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- Sport aviation
Sport aviation covers almost half the aircraft operating in Australia. It involves about 40,000 participants, more than 9000 aircraft and 360,000 parachute jumps each year.
Sport aviation offers a wide range of activities and is an economical way to take part in aviation. It also provides a proving ground for new aviation concepts and technology.
The Australian sport aviation industry includes manufacturers, training facilities, organised competitions, and enthusiasts who all contribute to growth in Australian aviation.
Are you new to sport aviation?
Sport aviation offers a wide range of aircraft and activities. Many of the aircraft are not designed or built to any recognised civil aviation standard and many of the activities are only allowed through exemptions to the regulations.
A person who takes part in this form of aviation is defined as an informed participant. Participants in sport aviation do so for their own enjoyment and as such, may need to be a member of an approved self-administering organisation.
Find out more about being an informed participant in sport aviation.
Participation in sport aviation is mostly limited to private flying and flying training to obtain a certification. There are other operations that can be approved by CASA for these aircraft, however require separate approval.
Find out more about the different types of sport aircraft.
Sport aviation and what it covers
- ultralight and weightshift microlight aircraft
- hang gliders and paragliders
- recreational unmanned aircraft (including models and drones)
- amateur-built and experimental aircraft
- recreational ballooning
Our role in sport aviation
CASR Part 149 – Aviation Self-Administering Organisations (ASAO)
CASR Part 149 specifies the requirements for aviation administration organisations involved in sport and recreational aircraft activities.
Organisations intending to become an ASAO, please go to CASR Part 149 - Approved Self-Administering Aviation Organisations for more information.
The rules around sport and recreational aircraft administered by sports aviation bodies have changed. Part 149 commenced on 14 July 2019 and has a final transition date of 13 July 2022. Visit the CASR Part 149 - Approved Self-Administering Aviation Organisations project page.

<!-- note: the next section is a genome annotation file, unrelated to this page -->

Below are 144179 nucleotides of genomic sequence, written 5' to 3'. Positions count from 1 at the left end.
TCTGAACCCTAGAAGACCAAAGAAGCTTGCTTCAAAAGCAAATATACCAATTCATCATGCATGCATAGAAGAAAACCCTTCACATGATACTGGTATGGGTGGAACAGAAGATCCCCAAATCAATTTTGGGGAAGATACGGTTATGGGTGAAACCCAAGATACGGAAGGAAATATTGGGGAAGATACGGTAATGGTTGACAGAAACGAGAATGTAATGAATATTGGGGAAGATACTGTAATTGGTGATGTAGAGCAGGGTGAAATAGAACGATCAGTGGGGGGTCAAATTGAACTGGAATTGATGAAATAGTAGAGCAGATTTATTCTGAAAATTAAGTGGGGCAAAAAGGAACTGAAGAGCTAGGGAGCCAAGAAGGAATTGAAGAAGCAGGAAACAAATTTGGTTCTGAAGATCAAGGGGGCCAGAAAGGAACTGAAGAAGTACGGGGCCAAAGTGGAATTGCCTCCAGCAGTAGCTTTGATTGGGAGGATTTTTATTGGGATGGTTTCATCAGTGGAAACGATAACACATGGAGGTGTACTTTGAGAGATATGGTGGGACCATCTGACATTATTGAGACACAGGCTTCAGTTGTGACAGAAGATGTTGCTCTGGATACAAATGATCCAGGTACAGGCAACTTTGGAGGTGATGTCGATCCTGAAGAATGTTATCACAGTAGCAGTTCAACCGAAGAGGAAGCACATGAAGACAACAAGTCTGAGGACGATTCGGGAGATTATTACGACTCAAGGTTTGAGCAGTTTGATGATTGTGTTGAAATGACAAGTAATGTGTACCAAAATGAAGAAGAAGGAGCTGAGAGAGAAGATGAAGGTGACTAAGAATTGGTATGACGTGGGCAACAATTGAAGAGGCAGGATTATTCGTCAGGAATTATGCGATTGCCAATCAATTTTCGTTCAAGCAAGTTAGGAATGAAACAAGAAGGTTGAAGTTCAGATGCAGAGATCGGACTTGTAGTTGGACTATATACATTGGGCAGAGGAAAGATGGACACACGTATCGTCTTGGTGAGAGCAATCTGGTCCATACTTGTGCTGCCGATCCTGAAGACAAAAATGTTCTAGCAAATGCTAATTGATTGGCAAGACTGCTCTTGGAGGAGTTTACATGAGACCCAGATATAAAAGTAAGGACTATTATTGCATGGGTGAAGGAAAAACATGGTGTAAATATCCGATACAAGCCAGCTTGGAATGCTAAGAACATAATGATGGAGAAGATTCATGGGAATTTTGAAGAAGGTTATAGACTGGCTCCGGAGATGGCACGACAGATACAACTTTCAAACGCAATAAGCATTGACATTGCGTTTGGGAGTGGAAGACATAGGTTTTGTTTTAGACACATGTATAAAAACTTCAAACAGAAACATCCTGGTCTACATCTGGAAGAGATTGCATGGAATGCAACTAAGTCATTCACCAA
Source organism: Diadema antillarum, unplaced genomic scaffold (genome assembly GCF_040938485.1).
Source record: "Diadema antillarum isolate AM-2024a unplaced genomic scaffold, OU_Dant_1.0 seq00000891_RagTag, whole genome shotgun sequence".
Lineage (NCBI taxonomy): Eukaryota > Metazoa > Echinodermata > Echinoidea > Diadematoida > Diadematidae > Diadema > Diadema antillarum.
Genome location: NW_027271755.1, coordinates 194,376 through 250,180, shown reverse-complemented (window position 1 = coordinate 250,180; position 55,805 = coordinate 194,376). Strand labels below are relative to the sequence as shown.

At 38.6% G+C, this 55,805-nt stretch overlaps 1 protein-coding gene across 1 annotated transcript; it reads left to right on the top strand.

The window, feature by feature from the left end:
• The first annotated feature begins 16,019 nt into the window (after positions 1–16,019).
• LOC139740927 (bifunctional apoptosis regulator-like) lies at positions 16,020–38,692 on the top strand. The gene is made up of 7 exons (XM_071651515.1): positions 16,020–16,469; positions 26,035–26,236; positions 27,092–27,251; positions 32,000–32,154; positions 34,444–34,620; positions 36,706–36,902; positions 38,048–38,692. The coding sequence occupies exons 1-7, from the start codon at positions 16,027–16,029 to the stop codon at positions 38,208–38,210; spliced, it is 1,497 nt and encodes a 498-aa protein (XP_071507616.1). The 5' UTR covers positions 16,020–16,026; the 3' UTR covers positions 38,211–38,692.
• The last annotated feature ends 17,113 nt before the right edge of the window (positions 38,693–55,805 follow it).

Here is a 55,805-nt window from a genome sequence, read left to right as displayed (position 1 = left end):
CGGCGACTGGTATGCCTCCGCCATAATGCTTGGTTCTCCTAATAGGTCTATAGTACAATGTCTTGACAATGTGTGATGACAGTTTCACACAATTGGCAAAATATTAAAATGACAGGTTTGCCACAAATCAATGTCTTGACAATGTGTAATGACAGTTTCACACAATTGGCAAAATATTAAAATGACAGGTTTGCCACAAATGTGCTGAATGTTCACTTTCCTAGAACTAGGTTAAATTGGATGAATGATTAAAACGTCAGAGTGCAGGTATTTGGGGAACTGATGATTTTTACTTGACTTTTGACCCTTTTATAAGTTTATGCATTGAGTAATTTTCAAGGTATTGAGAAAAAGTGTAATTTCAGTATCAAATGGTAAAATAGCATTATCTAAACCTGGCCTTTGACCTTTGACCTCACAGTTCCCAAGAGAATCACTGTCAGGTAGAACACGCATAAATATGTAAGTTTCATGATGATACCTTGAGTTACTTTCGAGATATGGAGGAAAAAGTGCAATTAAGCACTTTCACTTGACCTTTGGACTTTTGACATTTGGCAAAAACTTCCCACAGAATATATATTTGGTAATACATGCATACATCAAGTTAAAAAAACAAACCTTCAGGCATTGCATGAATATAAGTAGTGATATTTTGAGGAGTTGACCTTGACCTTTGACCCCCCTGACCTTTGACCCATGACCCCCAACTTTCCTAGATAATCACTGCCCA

Our sport aviation office cooperates closely with CASA’s aviation safety advisors to provide relevant safety advice and deliver safety education and training to members of recreational aviation organisations.
Human factors e-learning modules
Between 75 and 80 per cent of aviation accidents result from some type of human error. CASA, in collaboration with various sport aviation organisations has developed a series of e-learning modules that will help pilots better understand their own capabilities and limitations and what they can do to prevent errors.
- online store
- Flight Safety Australia online
- pilot guides and information includes:
- close calls
- electronic flight bags
- wire strike
- ATSB - avoidable accident series
- sport aviation information sheets
- CAO 95.25 Issue 1 - Exemption from provisions of the air navigation regulations single-place and two-place ultralight aeroplanes
Jabiru engine limitation relief
Operators of aircraft powered by Jabiru engines can obtain relief from operating limitations imposed in 2014 and 2015. A new direction issued by the Civil Aviation Safety Authority sets out the actions operators need to take to be able to lift the operational limitations on their Jabiru-powered aircraft. The direction takes effect from 1 July 2016. Operators must continue to observe the limitations if they do not take the actions set out in the CASA direction. The new direction was largely based on analysis in a CASA Jabiru Engine Reliability Analysis report 2016.
- jabiru engine reliability analysis report
- relaxation of CASA limitations
- teardown inspection report
- view the jabiru instrument
For any general enquiries about sport aviation, please email firstname.lastname@example.org or phone 131 757.
Last modified: 3 March 2020